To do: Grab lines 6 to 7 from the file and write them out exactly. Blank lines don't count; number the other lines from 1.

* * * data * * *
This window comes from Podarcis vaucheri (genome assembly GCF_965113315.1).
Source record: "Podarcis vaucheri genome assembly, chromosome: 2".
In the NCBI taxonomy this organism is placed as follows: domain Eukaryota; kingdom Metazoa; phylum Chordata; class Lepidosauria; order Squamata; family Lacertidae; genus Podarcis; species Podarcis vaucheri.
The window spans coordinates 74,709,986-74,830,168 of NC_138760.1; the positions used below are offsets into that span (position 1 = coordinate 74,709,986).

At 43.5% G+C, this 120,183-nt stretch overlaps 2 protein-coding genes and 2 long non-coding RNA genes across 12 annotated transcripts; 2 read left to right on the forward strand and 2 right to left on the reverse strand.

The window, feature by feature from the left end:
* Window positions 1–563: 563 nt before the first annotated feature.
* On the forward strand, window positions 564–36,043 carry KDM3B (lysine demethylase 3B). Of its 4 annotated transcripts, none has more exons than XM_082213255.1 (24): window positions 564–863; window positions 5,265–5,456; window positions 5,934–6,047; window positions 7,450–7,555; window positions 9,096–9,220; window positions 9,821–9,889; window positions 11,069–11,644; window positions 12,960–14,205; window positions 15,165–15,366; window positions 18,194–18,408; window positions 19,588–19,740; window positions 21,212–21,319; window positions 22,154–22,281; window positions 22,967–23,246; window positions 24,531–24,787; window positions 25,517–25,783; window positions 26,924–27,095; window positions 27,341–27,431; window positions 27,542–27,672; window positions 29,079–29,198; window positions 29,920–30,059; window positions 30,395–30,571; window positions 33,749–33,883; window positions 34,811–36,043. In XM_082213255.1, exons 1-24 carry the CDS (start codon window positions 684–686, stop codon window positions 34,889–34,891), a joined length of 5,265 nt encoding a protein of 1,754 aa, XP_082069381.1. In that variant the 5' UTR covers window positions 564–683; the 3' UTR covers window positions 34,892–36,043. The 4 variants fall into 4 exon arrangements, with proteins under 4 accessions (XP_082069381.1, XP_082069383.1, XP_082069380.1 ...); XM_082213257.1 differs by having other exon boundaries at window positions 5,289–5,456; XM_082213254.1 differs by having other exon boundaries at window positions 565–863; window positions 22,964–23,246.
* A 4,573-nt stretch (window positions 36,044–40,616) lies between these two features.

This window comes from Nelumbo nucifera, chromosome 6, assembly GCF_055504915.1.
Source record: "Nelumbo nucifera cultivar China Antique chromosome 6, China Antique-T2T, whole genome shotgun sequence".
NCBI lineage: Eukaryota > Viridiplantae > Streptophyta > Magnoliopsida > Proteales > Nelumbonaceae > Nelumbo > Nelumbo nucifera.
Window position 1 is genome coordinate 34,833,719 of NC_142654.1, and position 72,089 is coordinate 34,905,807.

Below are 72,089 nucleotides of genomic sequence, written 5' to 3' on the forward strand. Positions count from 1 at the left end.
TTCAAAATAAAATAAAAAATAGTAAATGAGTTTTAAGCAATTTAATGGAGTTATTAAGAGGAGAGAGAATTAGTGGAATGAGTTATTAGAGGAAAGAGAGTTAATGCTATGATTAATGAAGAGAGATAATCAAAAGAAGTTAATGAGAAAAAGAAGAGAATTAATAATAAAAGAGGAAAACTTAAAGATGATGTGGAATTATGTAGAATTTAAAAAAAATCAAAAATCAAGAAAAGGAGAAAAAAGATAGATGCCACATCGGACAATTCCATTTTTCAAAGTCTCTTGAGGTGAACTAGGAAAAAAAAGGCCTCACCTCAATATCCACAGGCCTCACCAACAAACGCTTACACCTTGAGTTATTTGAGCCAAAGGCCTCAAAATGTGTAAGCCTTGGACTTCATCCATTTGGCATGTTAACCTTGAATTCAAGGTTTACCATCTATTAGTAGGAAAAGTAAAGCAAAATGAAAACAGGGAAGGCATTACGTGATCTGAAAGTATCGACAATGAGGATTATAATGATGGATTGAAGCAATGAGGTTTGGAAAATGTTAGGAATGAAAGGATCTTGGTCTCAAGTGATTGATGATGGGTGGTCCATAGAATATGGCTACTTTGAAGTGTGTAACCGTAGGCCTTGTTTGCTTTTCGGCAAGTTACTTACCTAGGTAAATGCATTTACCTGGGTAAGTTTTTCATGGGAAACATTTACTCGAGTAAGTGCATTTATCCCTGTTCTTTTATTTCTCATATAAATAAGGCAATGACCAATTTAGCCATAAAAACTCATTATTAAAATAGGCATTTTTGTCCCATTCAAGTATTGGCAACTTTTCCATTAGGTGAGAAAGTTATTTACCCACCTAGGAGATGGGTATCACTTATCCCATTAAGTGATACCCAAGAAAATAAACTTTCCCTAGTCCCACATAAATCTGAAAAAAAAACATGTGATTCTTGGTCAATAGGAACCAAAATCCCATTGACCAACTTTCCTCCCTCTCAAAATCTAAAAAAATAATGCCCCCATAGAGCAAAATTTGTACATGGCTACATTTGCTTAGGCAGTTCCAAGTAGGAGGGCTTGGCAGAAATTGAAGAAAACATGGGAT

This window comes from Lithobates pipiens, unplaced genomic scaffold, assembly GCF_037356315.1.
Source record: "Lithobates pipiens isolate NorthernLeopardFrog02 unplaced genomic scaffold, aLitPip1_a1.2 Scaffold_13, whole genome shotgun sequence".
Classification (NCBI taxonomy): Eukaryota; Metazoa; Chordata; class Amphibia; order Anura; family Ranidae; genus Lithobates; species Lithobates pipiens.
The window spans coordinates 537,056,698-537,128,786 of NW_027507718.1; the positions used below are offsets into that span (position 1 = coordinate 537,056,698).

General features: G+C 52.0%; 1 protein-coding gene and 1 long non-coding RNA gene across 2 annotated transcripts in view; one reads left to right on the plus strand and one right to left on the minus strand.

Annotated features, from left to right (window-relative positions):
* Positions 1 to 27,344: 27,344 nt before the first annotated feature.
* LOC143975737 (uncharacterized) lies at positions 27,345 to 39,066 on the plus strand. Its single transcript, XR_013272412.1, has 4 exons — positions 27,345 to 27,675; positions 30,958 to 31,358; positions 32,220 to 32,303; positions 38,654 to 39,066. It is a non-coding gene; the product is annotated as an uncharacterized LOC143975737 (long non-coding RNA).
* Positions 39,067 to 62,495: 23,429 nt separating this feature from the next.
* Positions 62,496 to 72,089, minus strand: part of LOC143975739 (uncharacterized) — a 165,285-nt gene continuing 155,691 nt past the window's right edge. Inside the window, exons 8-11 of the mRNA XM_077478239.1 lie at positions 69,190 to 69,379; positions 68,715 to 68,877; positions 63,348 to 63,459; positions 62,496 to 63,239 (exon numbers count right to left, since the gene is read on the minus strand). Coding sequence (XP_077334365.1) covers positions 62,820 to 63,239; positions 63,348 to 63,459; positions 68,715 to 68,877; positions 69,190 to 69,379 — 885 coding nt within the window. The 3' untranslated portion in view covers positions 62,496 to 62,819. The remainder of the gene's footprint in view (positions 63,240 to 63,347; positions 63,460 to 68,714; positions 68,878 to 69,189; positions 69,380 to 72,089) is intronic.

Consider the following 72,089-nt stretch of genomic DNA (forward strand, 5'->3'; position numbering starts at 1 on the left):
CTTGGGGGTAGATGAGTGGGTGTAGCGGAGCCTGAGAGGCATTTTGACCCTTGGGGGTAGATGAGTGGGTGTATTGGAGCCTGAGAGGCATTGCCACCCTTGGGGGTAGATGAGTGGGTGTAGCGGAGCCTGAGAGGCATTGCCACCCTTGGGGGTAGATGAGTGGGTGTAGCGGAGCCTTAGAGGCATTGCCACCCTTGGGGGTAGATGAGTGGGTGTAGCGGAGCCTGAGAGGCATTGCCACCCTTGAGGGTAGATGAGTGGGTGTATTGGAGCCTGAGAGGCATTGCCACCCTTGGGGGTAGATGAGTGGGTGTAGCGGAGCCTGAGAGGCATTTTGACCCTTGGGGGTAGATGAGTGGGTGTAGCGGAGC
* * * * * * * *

The window, feature by feature from the left end:
* Window positions 1–563: 563 nt before the first annotated feature.